Patti, a concerned listener, doesn’t have a lot of debt but is concerned about her dwindling savings. It appears that she has made 80 purchase on Amazon in the past six months and her rainy-day fund is dwindling to pay her monthly Visa bill.
Once discovering this hole in her budget she deleted her Visa number from Amazon, creating an extra hurdle to spending money. This allows her to think twice before clicking once with “One Click”.
She has also cut up her credit cards and will be using her debit card to purchase things online instead. Smart move.
But the biggest thing Patti will have to deal with is her desire to, as she puts it, “Fill a void” by shopping. I don’t think she is addicted to shopping, but I do believe we all tend to spend money in places without realizing what it is doing to our finances, our figures (I snack too much), and our futures.
How do you beat an addiction to shopping?
Apply the Displacement Factor: Spend time doing something else instead of money on something else
[Tweet “Beat a shopping addiction by spending time somewhere else instead of money on something else”]
One way to make sure we don’t spend money where we hadn’t planned is to avoid putting ourselves into situations where we make foolish decisions.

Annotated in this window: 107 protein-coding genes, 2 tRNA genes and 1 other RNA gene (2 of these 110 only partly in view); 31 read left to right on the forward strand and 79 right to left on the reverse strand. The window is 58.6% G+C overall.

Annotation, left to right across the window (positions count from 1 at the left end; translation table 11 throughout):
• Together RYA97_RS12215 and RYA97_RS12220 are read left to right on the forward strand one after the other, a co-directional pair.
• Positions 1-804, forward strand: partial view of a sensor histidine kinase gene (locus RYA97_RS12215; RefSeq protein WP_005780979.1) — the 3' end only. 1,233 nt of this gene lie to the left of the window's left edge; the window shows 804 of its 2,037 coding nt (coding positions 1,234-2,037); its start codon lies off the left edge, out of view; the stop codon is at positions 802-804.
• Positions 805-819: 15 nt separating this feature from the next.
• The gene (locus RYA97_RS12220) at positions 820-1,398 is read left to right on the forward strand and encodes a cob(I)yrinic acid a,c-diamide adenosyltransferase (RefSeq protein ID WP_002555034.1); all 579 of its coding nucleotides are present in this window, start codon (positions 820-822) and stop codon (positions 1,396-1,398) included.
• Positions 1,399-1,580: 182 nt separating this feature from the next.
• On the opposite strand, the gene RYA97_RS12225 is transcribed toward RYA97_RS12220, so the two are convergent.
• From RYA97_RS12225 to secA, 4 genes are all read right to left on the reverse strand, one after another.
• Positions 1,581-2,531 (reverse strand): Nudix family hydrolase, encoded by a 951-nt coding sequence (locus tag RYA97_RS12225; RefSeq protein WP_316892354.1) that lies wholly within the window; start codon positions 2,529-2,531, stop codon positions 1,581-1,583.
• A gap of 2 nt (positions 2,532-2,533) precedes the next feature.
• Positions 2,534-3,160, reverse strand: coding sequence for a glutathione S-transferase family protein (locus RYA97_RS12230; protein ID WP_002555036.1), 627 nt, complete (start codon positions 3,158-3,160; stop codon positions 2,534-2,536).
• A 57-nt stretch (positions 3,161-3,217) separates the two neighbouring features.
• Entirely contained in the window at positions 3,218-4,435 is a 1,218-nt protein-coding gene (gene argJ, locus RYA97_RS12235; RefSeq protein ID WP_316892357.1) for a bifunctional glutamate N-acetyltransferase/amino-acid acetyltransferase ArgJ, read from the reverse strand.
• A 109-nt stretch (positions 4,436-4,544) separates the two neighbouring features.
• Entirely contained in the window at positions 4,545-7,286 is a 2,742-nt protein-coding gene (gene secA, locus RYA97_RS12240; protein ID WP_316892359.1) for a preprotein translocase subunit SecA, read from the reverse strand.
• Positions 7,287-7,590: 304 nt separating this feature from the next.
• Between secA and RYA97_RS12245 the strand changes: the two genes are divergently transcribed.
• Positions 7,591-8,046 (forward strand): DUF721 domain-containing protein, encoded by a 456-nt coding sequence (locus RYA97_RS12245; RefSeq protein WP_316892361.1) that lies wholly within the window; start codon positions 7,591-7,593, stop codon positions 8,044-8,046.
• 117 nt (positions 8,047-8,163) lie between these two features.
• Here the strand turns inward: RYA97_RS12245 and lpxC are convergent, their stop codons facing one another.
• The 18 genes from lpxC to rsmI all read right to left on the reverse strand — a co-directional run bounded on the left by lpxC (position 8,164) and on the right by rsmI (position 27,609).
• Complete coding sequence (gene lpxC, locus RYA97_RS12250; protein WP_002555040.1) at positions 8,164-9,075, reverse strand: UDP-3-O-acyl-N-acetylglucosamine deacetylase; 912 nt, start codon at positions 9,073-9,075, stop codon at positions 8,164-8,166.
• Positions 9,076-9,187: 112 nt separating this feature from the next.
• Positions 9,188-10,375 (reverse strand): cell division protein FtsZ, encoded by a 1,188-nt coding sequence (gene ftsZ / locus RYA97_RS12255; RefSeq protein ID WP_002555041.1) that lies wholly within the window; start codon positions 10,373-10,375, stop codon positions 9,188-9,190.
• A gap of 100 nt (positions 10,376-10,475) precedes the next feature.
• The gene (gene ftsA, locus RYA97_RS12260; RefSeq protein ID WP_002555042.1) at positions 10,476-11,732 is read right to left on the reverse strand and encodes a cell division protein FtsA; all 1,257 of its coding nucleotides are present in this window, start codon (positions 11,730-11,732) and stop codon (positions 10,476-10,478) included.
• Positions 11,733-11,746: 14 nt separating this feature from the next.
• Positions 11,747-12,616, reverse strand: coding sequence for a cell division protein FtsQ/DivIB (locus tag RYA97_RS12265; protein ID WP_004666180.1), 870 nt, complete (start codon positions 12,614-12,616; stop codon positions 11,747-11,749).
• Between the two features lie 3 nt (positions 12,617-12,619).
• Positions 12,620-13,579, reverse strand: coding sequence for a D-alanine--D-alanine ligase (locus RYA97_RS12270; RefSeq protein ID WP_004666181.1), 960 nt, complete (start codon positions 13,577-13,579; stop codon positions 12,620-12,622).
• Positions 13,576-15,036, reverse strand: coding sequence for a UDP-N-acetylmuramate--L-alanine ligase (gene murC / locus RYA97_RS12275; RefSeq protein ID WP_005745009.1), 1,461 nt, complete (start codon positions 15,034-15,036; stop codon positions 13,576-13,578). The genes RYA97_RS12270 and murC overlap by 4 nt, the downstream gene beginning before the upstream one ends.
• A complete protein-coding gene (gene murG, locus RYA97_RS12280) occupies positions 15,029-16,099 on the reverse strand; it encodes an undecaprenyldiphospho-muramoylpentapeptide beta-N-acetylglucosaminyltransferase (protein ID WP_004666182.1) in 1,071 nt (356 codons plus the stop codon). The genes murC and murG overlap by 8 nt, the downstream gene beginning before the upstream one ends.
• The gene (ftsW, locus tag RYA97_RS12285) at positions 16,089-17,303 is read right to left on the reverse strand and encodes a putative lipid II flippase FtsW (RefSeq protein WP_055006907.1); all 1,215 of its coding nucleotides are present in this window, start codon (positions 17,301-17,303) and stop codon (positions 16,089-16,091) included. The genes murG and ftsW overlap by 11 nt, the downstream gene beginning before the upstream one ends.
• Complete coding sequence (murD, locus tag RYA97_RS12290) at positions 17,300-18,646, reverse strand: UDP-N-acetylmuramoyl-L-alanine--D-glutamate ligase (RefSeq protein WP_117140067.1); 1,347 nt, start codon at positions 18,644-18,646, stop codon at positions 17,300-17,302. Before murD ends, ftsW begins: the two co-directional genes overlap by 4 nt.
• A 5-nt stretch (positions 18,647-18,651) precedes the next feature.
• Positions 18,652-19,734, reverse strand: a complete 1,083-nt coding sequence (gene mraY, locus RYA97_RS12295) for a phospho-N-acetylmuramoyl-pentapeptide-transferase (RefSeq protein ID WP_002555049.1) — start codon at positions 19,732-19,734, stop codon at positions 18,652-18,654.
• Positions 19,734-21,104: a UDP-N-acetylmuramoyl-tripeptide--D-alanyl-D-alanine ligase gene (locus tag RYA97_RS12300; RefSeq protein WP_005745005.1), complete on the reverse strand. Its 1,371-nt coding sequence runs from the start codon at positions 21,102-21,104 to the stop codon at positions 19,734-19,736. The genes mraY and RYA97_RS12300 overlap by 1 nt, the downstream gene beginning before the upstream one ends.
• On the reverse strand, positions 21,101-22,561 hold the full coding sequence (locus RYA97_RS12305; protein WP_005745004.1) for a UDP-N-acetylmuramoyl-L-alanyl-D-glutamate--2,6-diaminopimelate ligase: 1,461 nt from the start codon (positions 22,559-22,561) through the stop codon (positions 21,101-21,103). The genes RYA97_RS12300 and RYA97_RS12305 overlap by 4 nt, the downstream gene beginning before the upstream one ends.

Indiana University gives some great advice for curbing shopping binges:
- Pay for purchases by cash, check, debit card (always a smart move)
- Make a shopping list and only buy what is on the list (especially important around Christmas)
- Destroy all credit cards
except one to be used for emergency only(I disagree with using plastic for emergencies – it causes another emergency 30 days later)
- Avoid discount warehouses. Allocate only a certain amount of cash to be spent if you do visit one
- “Window shop” only after stores have closed. If you do “look” during the day, leave your wallet at home
- Avoid phoning in catalog orders and don’t watch TV shopping channels (AMEN!)
- If you’re traveling to visit friends or relatives, have your gifts wrapped and call the project finished; people tend to make more extraneous purchases when they shop outside their own communities
- Take a walk or exercise when the urge to shop comes on
- If you feel out of control, you probably are. Seek counseling or a support group such as Debtors Anonymous
The common theme in their advice:
Avoid situations that tempt you to spend.
Use paper, not plastic
Email question by Super Saver Sally
Sally has some money in savings and two goals: To live debt free and create a plan to retire in 20 years. She is in a super situation because Sally has
- $40,000 in savings
- $16,000 in emergency fund
- $7,000 in liquid cash (checking acct)
Super Save Sally is awesome! She only makes $30,000 a year but has been able to keep this money and not blow it.
Sally has $55,000 left on her mortgage and wants to know “Should I use my savings to pay off $55,000 mortgage debt once and for all and start saving all over again?”
Her finances must be more complicated than her 6-sentence email, so I gave her two suggestions and spelled out the reasons why for each scenario.
Here is what I suggested – see if you agree with me:
You said you have $40k in savings. I am to assume this is not a retirement account of any kind? If it is retirement then I would recommend you leave the $40k there and let it grow for retirement.